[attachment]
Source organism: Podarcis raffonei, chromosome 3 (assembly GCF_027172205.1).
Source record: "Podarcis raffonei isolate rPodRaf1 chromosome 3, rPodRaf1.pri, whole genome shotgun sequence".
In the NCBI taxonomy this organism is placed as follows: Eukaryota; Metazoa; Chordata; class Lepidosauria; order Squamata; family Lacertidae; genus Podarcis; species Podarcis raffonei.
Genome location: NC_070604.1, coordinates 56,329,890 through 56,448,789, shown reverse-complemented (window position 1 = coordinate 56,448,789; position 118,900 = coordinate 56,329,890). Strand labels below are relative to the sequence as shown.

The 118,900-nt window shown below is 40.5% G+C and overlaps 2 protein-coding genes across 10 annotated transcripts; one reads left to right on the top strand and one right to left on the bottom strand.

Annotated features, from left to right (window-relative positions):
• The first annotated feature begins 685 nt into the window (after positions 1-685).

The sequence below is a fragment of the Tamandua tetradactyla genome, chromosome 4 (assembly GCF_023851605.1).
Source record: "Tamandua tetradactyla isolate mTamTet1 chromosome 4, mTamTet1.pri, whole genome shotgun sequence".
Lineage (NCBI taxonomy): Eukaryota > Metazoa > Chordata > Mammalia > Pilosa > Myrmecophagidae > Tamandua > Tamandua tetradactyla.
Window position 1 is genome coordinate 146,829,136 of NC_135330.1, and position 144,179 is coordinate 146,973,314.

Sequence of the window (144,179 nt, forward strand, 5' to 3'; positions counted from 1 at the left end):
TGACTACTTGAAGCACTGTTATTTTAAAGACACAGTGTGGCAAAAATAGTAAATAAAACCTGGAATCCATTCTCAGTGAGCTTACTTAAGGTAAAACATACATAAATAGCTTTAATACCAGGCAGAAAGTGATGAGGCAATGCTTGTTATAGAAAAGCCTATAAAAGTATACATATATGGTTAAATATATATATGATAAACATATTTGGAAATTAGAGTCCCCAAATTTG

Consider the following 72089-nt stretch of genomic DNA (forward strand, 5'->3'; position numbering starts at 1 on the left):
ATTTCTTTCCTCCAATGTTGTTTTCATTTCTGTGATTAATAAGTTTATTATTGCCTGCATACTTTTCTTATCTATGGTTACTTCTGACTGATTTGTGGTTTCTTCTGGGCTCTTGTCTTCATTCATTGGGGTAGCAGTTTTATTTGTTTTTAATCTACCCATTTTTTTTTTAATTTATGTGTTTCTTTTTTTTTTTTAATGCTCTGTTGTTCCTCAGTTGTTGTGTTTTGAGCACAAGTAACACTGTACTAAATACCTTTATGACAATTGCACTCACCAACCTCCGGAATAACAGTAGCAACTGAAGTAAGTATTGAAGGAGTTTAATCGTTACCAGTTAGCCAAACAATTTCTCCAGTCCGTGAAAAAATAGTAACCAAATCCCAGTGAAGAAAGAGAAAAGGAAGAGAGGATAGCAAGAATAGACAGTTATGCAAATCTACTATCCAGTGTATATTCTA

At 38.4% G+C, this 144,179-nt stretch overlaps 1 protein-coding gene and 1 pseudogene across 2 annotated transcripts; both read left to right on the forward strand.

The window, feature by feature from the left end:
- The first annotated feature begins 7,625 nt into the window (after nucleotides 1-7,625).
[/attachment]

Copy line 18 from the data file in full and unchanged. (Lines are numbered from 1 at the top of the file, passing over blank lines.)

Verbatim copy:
- The first annotated feature begins 7,625 nt into the window (after nucleotides 1-7,625).